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  • Writer's pictureH Llama

Put down the label maker

It’s that time of year when we can celebrate our community and identity and reflect on those moments that led us to where we are today. 

Some of us knew early in our lives that this is the community where we belong, and others took the long way around before they could confidently define themselves. 

Labels are a comfort, and being sure of your identity is a privilege. Not many of us can say that we identified our label and stuck with it, and yet there’s a certain level of loyalty that comes with labelling yourself—almost rendering rediscovering yourself a disloyal act. 

The truth is, labels are tiring (at least for me), and it’s exhausting trying to find the right fit when, in reality, I’m just me. A certain label won’t mean the same thing to me as it might do to you. Yet, as communities within a society tend to do, we police labels and identities like moral codes. 

Hey, I’m Hannah, /help’s social media assistant, and if you haven’t already worked out, I’ve had some trouble with labels.

When I was younger, my only exposure to relationships was through my mum. My parents divorced when I was barely old enough to string a sentence together, and so I knew from my mum’s relationships that love was between a man and a woman and that most of the time, men were going to give you a hard time. However, I also believed that being loved by someone (a man) was a necessity—that it made us whole.

So, when I became old enough to get butterflies in my tummy when boys spoke to me, I wanted to be in a relationship. I got fake married in primary school, and I chased and kissed boys. Then, in high school, I kissed more boys, got into relationships, and did whatever they asked. They were in charge, and I did my bit by letting them. 

This, of course, led to a whole lot of heartache and ridicule (in the classic high school style). My first kiss with a girl was part of a dare, and I remember it altering my brain chemistry. Kissing boys had been fun, but kissing girls felt right. There were no caveats or expectations around kissing a girl.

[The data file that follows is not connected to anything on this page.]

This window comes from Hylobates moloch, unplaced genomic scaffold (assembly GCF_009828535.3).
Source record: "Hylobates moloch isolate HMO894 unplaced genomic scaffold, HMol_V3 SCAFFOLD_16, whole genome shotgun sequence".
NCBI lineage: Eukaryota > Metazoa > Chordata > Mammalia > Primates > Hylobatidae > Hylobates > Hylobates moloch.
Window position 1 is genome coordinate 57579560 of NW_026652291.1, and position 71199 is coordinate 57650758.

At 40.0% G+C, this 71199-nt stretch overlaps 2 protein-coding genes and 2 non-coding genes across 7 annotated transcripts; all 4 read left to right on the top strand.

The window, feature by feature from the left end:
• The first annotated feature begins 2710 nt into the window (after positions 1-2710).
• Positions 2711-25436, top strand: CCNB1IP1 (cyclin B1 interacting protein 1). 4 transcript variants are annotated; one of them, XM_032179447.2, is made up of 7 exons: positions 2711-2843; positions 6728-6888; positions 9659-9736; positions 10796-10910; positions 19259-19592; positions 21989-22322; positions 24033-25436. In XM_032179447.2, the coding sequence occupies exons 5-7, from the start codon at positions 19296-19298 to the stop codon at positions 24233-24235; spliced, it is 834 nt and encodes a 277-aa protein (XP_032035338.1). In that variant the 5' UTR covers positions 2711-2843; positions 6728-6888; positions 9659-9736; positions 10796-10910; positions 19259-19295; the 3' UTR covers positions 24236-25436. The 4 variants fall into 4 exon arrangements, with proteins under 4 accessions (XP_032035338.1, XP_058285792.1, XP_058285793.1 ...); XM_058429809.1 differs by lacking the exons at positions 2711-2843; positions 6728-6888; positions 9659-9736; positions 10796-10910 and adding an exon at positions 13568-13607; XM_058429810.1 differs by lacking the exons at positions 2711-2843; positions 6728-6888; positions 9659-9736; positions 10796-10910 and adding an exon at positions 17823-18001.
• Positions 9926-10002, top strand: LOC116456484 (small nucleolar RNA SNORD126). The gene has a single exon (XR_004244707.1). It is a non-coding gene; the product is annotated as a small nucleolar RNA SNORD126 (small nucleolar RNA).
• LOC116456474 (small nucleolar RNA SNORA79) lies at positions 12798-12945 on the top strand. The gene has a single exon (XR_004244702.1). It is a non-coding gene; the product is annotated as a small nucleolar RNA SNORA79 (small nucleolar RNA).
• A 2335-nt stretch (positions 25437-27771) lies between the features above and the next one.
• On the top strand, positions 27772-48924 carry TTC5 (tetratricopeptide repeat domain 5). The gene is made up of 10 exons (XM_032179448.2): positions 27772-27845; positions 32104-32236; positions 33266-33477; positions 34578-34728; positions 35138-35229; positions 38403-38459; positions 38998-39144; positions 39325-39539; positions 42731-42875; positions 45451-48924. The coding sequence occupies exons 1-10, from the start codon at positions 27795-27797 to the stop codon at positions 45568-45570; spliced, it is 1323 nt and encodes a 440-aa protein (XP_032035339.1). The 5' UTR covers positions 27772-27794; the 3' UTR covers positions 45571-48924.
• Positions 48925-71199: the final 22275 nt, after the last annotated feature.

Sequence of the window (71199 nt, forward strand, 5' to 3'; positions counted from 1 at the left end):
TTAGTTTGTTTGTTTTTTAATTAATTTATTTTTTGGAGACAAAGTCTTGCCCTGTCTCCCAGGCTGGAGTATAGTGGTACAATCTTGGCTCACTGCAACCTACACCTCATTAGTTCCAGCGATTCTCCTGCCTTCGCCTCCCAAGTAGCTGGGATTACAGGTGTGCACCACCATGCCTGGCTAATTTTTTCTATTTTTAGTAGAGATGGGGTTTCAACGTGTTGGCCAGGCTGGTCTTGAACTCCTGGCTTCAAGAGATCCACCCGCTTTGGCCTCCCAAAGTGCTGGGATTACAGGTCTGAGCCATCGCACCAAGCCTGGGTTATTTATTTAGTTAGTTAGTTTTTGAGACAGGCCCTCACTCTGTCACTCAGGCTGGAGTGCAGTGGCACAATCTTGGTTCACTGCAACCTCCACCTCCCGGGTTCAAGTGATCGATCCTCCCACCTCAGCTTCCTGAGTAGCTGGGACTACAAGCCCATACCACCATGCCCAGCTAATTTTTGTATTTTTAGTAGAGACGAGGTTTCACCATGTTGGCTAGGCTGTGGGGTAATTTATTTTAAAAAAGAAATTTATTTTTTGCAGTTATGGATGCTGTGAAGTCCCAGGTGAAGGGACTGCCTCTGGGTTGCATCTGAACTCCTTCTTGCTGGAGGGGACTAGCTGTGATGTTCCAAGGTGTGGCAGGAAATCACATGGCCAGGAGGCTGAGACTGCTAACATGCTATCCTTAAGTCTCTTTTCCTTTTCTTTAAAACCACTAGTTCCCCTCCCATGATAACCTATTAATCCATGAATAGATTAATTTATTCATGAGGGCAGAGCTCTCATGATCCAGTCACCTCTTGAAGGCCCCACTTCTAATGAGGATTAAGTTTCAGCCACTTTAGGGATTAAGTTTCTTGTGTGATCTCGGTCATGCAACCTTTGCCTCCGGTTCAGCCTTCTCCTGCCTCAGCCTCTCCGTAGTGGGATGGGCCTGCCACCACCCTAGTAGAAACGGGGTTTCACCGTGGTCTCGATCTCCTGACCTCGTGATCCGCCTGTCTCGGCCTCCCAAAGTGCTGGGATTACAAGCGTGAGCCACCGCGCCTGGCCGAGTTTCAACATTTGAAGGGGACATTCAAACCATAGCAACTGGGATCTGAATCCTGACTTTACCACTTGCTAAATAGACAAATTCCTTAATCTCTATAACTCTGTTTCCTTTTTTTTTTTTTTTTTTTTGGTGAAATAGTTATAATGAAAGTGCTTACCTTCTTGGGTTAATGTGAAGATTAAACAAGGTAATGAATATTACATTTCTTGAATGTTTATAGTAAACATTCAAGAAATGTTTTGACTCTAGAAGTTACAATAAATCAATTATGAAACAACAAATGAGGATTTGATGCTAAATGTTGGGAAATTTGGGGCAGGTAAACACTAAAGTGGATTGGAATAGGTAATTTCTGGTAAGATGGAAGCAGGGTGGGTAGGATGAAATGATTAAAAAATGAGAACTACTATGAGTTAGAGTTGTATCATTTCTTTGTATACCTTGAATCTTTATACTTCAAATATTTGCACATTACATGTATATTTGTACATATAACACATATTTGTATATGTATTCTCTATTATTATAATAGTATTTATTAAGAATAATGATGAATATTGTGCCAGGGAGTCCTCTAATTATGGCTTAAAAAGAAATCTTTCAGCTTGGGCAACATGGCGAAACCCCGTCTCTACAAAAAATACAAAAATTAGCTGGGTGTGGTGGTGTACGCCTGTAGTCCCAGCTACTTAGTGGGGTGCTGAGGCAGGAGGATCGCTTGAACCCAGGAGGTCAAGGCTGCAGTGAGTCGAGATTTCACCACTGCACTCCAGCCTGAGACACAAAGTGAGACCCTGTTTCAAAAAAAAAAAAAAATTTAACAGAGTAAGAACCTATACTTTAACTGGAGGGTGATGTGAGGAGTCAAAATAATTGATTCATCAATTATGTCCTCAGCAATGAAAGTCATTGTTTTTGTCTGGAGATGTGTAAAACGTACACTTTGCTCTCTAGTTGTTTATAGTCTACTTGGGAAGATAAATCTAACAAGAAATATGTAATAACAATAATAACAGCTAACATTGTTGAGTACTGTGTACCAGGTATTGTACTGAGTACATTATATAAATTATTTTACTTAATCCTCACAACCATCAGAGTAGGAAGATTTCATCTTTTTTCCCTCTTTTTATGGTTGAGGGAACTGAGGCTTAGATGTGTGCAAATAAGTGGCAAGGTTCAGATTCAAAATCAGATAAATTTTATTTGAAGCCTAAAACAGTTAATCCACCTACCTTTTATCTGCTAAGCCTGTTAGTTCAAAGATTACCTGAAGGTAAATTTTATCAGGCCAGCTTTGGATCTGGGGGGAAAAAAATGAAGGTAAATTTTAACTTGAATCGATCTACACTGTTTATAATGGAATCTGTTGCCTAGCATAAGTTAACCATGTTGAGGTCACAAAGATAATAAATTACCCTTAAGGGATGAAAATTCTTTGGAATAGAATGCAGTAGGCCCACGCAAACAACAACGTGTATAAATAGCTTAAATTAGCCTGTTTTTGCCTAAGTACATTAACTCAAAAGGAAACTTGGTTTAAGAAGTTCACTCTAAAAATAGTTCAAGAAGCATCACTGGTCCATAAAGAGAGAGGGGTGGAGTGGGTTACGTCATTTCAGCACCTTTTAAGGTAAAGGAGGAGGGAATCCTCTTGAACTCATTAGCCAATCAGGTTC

My school was a strange place. I had friends who were gay, and it was never something I questioned. But, there was a particular unease in our school of those who identified as bisexual. So, when I came out as bisexual at around 14 (albeit not overly officially, but word gets around), there were more than a handful of comments, especially considering my previous history with boys. 

The bottom line seemed to be that I couldn’t be bisexual if I’d never been in a relationship with a girl. In fact, so many people told me this that I started to believe it, and my reputation with boys continued. I entered my first long-term intimate relationship at 15, and once that one ended, as they inevitably do, I entered the next. Then, I continued my obedient ritual, and by the time I was 17, I was pregnant. 


It hit me like a tonne of bricks. I was pregnant. I was having a baby. Me. 17. A mother. 

I knew I couldn’t be a mother; I was only a baby myself. It dawned on me that I spent my entire adolescent childhood focused on relationships and monogamy, and I didn’t even know who I really was, never mind how to care for a little human with all their complex needs and demands. 

Yet, to cut a long story short, I had the baby—a wonderful baby boy. No, we didn’t live happily ever after—that relationship didn’t last. One thing that did come out of this experience, though, was that I had the most amazing support network, and pretty soon, I was able to dedicate my time to the one boy that really mattered—my son. 

Suddenly, keeping a man happy didn’t matter so much to me anymore. If I was going to show up as a mother, I needed to keep me happy and, most of all, figure my shit out

I went to college, got amazing grades, and cut my studies short so I could go to university early. Not only did I start to study what I loved, but I got involved with extracurriculars, met people who shared my interests, and discovered more about myself! I actually had humour and charm, and people liked to spend time with me, not because I was people-pleasing but because I was just me.

My support network grew, and along with that, so did my exposure to the queer community. I knew I’d buried my gay. I’d kept that part of me locked away; I was well and truly in the deep, dark depths of the closet. However, it wouldn’t take long for me to realise that one of my closest friendships felt more than platonic to me. I had spent the last two years being best friends with someone that I was pretty sure I was actually falling for. 

I certainly was not straight. In fact, I’d started to realise that in all my straight relationships, I don’t think I’d ever truly felt love. I had felt loved but never in love. But gosh, I was in love now.

Three years later, we’re married, raising my son, who is as much theirs as mine, and I am happy. 

Look, I don’t mean to reel off my whole life story, but the bottom line is that I don’t think I’ll ever honestly know what label I have. I identify with many aspects of the community to varying degrees. I use she/they pronouns. I identify as a lesbian, but I still understand the attraction to men. I believe I’m somewhere on the asexual spectrum, but that’s undefined. 

I exist in identity limbo, and I’m okay with that. I’m only in my 20s, and I’ve already discovered so much about myself—I have many years to go and can’t wait to learn even more. I guess the point I’m trying to make is not to rush who you are. 

There’s no time limit on when you have to get out the label maker and define yourself. This is who I am right now - I could be completely different when I’m 80, and I am proud of every iteration of myself that I have been and which is yet to come.

Happy Pride Month! 

By Hannah

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